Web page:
This time when we try to go to Mars - When it comes to traveling to Mars, the moon may save us-- again.
Solar radiation may make it impossible to establish a colony on Mars. But a team of UK scientists has discovered that a tiny magnet, no wider than your thumb, can deflect the charged particles in the solar wind, and thus protect space colonists from being bombarded by these deadly cosmic rays.The only reason that life can exist on Earth is because our planet's core is a churning cauldron of molten iron which acts like a magnetic shield that deflects the solar wind. Without this, we would be bombarded by tiny particles that would enter our bodies and tear apart our cells.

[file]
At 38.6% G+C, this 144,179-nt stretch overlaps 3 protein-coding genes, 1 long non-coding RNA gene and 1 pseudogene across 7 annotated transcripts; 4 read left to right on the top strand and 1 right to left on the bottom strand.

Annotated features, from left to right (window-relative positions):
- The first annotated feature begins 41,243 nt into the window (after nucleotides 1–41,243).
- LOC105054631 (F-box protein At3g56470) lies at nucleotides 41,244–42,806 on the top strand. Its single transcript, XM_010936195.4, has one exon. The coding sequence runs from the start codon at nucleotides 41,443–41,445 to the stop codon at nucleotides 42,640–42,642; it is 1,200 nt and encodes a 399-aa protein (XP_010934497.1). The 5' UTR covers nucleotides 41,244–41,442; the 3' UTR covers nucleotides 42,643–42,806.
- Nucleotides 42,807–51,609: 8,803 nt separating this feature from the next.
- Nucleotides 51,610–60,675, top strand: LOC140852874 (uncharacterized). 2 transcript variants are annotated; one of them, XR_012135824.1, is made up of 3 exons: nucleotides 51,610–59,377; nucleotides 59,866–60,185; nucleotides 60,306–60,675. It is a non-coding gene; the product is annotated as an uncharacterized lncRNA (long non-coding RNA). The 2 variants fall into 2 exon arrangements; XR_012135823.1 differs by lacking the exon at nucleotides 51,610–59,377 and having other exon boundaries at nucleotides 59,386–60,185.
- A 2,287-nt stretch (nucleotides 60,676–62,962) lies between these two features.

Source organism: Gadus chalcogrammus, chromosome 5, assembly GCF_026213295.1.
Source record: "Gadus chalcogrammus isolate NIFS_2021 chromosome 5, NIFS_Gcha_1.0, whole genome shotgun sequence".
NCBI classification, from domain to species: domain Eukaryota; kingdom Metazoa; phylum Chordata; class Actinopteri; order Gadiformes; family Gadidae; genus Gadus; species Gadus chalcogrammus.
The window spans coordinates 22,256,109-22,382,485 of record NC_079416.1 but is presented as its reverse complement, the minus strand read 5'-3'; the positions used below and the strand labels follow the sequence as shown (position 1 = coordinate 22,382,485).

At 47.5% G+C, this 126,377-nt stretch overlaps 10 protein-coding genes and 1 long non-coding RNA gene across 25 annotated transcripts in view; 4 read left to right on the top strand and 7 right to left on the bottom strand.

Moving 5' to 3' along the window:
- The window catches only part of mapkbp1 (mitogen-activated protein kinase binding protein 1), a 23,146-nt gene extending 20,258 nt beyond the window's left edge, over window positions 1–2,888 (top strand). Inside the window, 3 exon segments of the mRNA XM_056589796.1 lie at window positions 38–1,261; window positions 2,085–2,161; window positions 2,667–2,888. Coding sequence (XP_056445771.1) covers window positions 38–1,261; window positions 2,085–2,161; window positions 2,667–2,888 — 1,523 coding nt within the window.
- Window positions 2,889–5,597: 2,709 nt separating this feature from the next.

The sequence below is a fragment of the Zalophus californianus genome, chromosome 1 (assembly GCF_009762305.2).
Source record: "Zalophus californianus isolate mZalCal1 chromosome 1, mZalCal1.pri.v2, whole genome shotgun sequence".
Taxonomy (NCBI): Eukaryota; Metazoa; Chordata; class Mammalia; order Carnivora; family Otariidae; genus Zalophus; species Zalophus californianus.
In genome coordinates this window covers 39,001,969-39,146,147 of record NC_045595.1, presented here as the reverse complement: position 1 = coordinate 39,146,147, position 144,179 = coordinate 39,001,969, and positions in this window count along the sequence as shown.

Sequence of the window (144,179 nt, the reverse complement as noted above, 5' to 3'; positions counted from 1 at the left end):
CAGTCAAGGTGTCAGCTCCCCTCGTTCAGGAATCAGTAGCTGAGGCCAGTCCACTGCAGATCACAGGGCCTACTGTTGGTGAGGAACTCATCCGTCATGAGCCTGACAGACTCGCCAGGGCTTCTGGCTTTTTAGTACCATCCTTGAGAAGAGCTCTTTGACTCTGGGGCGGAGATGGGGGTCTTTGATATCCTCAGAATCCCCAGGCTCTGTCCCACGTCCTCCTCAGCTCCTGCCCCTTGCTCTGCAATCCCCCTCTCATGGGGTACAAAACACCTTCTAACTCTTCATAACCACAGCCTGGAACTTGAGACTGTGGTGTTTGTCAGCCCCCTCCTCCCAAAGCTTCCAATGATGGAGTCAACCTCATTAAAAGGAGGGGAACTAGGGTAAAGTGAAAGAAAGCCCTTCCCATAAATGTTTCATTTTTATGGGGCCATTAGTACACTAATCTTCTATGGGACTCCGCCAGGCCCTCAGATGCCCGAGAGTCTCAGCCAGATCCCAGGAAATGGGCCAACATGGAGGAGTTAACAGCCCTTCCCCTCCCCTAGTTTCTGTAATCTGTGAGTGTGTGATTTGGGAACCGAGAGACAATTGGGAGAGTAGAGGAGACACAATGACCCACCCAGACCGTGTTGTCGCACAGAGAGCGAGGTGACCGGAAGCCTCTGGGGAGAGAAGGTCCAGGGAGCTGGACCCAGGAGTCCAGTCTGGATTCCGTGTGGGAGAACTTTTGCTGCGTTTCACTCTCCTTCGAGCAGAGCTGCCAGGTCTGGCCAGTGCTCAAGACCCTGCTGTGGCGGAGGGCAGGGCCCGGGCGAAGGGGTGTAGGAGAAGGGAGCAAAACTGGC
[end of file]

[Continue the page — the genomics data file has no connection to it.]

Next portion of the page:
Once we travel beyond the protection of this magnetic shield, we're vulnerable to solar winds that carry radiation 1,000 times as powerful as that released by the atomic bombs at Hiroshima and Nagasaki. In New Scientist, Marcus Chown quotes researcher Ruth Bamford as saying, "Imagine a ship flying to Mars with a cargo of dead astronauts and the whole world watching in horror."
But our solar system has lots of small but surprisingly powerful magnetic shields, and several of them are on the moon. Chown quotes Bamford as saying, "Space radiation has been called the only showstopper for the crewed exploration of space. Our experiment demonstrates there may be a way the show can go on."
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